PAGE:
Bulwark Yard (set)

Built By: Kevin S

Description: Simple "transfer yard", loosely inspired by the Wheeling & Lake Erie's Rook Yard (Greentree PA). The yard is designed to be expandable based on space provided and needs. The name comes from the fact that "bulwark" is the translation to the Irish name for the chess piece commonly called "the Rook" (ref. https://en.wikipedia.org/wiki/Rook_(chess) ) .

All turnouts are number 6s, creating a 49.5mm track spacing.

  • Most basic - 4 SME1 - Lead & Spur — Provides two stub-ended tracks off the yellow line, as well as a short "industry track" that can also be used as short yard track. The left double also contains a facing-point spur.
  • Common - 5 SME 1 - (with corners, still fits on 8ft table) Lead & Spur & Right — Adds a turnout to track 1, making it a double-ended track. Extends the length of Track 2 and of the "industry track".
  • Optional Extensions - 5+ SME 1 - Additional length can be added between the Spur and Right.

For it's first show, I want to test out the track layout. So I have not put down any scenery yet, just painted it. All track is just screwed in place at the moment.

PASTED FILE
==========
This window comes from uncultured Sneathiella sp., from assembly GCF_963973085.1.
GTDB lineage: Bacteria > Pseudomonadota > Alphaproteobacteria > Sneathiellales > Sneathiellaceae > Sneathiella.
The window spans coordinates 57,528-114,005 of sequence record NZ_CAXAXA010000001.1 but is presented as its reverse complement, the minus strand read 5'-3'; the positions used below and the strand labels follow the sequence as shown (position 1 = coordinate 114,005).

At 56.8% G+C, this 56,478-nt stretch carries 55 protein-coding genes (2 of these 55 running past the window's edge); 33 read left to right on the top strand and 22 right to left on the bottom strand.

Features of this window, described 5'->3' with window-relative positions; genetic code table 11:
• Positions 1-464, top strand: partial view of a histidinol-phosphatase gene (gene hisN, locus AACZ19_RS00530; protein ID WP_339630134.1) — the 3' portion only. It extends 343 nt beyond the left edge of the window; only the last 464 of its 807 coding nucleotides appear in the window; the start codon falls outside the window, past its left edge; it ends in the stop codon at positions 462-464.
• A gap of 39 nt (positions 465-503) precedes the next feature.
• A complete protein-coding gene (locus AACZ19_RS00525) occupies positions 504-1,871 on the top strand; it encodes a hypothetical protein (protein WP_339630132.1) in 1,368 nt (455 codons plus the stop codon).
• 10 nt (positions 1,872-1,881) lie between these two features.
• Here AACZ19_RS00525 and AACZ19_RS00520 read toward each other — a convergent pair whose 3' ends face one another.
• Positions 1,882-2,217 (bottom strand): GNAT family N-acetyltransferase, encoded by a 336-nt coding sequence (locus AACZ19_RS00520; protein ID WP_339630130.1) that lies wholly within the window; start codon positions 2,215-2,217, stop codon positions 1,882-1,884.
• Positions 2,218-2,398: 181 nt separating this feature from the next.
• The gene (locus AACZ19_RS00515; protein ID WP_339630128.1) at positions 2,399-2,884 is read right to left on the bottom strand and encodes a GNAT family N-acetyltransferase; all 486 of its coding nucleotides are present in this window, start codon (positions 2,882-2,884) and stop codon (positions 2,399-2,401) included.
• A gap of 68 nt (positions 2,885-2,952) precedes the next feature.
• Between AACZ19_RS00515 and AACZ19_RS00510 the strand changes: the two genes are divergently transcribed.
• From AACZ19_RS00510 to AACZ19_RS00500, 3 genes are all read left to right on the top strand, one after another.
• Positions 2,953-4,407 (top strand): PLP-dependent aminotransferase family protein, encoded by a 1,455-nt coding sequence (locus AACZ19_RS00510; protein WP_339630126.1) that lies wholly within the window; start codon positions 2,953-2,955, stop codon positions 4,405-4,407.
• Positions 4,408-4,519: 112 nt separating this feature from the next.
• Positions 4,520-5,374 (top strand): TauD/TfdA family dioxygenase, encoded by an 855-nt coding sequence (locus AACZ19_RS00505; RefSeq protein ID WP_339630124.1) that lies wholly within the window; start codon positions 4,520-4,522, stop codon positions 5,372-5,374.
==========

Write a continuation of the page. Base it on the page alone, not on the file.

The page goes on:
Set Membership:


Fictional History of Bulwark Yard In the early 1900's, the yard served as a marshalling yard for a metropolitan area. At that time, it had over 14 yard tracks, each able to hold over 100 cars each. At it's west end, it had a 5 stall round house and full facilities for the railroads steam engines that served this area. After the railroad had switched to all diesel engine, the future of Bulwark yard was in question. The round house fell into disrepair, and eventually was completely abandoned when track was ripped up. All that remains now is the stub-end that serves as engine tie-down and refueling space. After a number of mergers, this yard was no longer needed for sorting, so much of the east end of the yard was sold off to the surrounding community and most of the tracks became stub-ended. As less and less track were needed, the turnouts were pulled up. Those that could be salvaged were moved to other locations on the railroads. This allowed for better spacing between tracks.

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